How to Get Your Baby Back to Sleep after Being Sick
When you’re little, being sick is hard. Being sick is probably harder on us adults who have small children. Suddenly, the routine is out the window and we’re just doing whatever works at the moment to make sure that our children stay hydrated, get sleep, and get better. With all the worry that comes with our children getting sick, it’s no wonder that our routines take a backseat. Don’t worry! You can get your baby back to sleep after being sick.
If stuffy noses, aches, and fevers have your entire baby sleep schedule out of sorts, read on! We’ll cover:
- Pausing your sleep training
- Why it’s ok to backslide
- Respond to your sick baby quickly
- Expect to provide expect to provide extra support
It’s Okay to “Pause”
If your child has a high fever, vomiting, or diarrha, please do whatever you need to do to make sure that he’s cared for and comfortable. You can always focus on good sleep habits later.
If you’ve just started sleep coaching, then it’s perfectly okay to take a break and “pause” wherever you are in the process. Don’t abandon your sleep coaching, simply maintain your chair or hallway position until your child is feeling better.
Want to know more about the Sleep Lady Shuffle?
Read: The Sleep Lady Shuffle: How to Gently Sleep Train your Baby
Be Prepared to Backslide
If you’ve completed sleep coaching with your child — especially if the completion is recent — be prepared that your perfect sleeper may need some help. Don’t worry; you’ll be able to get your baby back to sleep after being sick, but you might have to review The Shuffle.
Know that your child genuinely does not feel well, and that’s okay. Make sure that you respond to her cries immediately at night so that you can meet her needs. If you feel helpless being sick, imagine how your little one feels! You’ll get your routine back after your child recovers. It’s more important to respond to cries during this time, as your child does genuinely need your help.
You want to be careful that you don’t overdo your help, however. If your child has recently moved into her own bed, you can absolutely sit by her bed and comfort her, rather than bring her into your bed at the first runny nose.
Sickness causing a sleep regression?
Read: Sleep Regression: When, Why, and How to Solve It!
Remember, little noses mean that there is less room for air to move during a bout with an illness. When your child’s sinus cavities are enflamed, breathing can be a challenge. Talk to your pediatrician about ways that you can help your child be more comfortable during sleep. Some common recommendations are to utilize a humidifier, prop the mattress, or adjust the thermostat.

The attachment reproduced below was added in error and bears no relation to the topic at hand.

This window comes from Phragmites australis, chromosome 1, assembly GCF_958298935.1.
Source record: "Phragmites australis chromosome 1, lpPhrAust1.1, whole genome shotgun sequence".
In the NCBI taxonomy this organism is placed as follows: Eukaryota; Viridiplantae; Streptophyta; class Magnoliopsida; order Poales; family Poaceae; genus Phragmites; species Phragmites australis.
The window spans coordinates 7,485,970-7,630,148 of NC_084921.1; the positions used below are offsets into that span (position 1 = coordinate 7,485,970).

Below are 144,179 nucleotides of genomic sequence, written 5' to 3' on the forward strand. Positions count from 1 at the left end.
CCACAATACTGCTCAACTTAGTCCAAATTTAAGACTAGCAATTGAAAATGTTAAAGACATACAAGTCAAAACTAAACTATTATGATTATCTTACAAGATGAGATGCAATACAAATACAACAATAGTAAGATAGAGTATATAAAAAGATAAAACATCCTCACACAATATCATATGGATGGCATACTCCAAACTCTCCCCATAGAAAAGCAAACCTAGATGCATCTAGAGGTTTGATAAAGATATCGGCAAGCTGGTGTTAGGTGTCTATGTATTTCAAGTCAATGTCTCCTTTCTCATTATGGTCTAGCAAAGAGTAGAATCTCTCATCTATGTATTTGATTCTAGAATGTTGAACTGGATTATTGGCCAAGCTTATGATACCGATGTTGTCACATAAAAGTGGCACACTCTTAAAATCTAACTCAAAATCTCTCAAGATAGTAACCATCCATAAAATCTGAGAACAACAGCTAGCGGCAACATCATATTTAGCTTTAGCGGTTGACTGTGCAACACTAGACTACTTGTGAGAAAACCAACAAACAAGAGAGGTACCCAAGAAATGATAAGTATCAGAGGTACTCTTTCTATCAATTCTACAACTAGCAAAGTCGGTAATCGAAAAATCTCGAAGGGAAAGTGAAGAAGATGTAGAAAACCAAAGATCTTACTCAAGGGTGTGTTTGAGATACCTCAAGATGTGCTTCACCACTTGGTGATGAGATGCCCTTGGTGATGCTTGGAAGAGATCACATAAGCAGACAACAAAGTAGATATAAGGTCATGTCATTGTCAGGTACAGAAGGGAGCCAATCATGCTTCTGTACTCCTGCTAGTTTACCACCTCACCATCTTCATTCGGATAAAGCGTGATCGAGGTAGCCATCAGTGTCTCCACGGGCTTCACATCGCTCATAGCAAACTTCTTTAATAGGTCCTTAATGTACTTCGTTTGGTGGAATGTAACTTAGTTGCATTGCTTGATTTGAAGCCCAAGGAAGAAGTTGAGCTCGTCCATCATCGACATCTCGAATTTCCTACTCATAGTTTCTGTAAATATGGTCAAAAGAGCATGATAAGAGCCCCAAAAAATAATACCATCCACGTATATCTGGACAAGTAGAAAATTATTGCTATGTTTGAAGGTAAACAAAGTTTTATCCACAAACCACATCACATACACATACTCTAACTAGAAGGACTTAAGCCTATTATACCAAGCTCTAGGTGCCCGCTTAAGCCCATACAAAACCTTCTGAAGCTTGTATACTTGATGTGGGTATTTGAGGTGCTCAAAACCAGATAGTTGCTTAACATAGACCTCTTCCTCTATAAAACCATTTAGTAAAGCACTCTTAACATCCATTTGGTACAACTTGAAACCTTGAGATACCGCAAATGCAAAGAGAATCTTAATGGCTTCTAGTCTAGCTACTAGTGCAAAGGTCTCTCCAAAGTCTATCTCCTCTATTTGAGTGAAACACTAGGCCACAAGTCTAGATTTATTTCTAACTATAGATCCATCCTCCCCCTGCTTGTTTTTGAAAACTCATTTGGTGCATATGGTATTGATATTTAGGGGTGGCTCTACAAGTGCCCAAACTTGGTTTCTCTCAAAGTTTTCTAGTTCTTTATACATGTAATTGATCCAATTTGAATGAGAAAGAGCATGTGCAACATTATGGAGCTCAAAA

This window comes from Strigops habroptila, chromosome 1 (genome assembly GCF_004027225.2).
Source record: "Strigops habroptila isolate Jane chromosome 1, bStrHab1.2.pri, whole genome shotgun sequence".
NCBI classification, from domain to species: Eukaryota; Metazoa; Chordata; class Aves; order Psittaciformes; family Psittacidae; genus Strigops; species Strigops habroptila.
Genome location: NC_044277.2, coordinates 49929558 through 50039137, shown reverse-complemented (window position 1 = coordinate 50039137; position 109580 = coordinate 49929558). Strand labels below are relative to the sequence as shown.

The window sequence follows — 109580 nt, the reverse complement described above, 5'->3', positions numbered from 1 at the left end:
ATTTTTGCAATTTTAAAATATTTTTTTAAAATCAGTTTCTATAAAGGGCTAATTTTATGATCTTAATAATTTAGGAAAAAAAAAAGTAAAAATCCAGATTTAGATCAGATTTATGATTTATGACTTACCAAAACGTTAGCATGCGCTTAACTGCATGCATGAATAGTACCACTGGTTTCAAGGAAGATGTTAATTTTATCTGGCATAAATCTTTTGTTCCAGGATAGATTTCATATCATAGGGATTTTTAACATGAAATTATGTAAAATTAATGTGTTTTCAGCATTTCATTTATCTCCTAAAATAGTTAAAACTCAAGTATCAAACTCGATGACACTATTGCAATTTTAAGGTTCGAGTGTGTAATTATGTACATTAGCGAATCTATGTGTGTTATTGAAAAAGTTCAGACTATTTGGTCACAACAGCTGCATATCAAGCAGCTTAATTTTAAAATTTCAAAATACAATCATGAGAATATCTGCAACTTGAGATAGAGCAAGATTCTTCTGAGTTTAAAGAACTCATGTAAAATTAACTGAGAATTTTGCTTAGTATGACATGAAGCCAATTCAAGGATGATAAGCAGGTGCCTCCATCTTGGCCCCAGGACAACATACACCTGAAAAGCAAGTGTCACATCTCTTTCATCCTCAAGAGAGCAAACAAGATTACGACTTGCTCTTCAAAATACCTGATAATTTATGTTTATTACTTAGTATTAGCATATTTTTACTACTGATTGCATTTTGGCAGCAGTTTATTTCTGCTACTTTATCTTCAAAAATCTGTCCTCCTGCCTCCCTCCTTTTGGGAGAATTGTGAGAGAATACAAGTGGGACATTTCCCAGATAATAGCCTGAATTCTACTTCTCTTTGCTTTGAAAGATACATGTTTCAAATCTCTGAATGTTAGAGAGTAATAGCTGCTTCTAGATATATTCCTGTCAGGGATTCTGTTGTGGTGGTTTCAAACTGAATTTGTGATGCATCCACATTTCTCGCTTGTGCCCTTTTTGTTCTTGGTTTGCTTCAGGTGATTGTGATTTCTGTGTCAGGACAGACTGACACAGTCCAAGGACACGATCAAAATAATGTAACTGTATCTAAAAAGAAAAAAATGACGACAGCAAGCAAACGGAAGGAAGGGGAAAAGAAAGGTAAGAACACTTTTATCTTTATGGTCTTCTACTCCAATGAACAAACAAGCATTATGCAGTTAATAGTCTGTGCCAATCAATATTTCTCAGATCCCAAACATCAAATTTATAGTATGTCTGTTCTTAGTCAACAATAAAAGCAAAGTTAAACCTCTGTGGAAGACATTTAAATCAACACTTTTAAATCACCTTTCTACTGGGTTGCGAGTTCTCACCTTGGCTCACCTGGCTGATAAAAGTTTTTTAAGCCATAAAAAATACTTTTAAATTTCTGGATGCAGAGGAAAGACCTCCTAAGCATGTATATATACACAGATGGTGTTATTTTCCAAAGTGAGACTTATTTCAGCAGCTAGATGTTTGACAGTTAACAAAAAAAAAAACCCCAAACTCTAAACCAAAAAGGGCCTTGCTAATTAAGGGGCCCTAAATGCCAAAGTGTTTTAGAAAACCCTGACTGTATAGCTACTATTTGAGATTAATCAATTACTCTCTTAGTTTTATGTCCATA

Once your child is feeling better, meaning that her symptoms have dissipated or disappeared, you can get her sleep coaching back on track.
Expect Night Wakings
I’m sure that you noticed your child was up and down during the night with their illness. Know that this pattern may continue for a few days as she recovers, but know that you need to gently guide her back to bed after she’s gotten what she needs.
Return to your chair position and guide your child back to sleep just as you would a normal night waking once the worst of the illness is over.
Getting Back to Sleep After Being Sick
If you stopped The Shuffle, or have a child who has established good sleep habits, be prepared to step back a chair position or two. What this means is that if your child was sleeping well, they may need the reassurance of your presence. You may even need to sit in their room by their door for a few nights.
If you were mid-Shuffle and had to pause, it’s okay to go back a few nights and repeat the same chair positions as you help your child remember their good sleep habits. I would rather you move closer to their bed then completely regress during the middle of the Shuffle.
Keep the Humidifier
Even if your child is feeling better, their nasal passages may still be enflamed, causing him breathing issues. If you can, keep a humidifier in their room at night, at least for a few nights to help them continue to improve their breathing. Humidifiers increase the amount of water in the air, and can be especially helpful during an illness, or if the temperatures outside are causing extremely dry air.
Remember, being sick takes a toll on everyone, especially your child. Going back to your routine is not going to happen overnight. Take it slowly. You will get there, but patience goes a long way. Remember, sleep coaching is about gentle, gradual change, and your child has just recovered from being sick, so understand that she may need a few extra nights to get back to sleep after being sick.
Wondering about your newborn’s sleep?
Read: Common Newborn Sleep Problems and What to Do About Them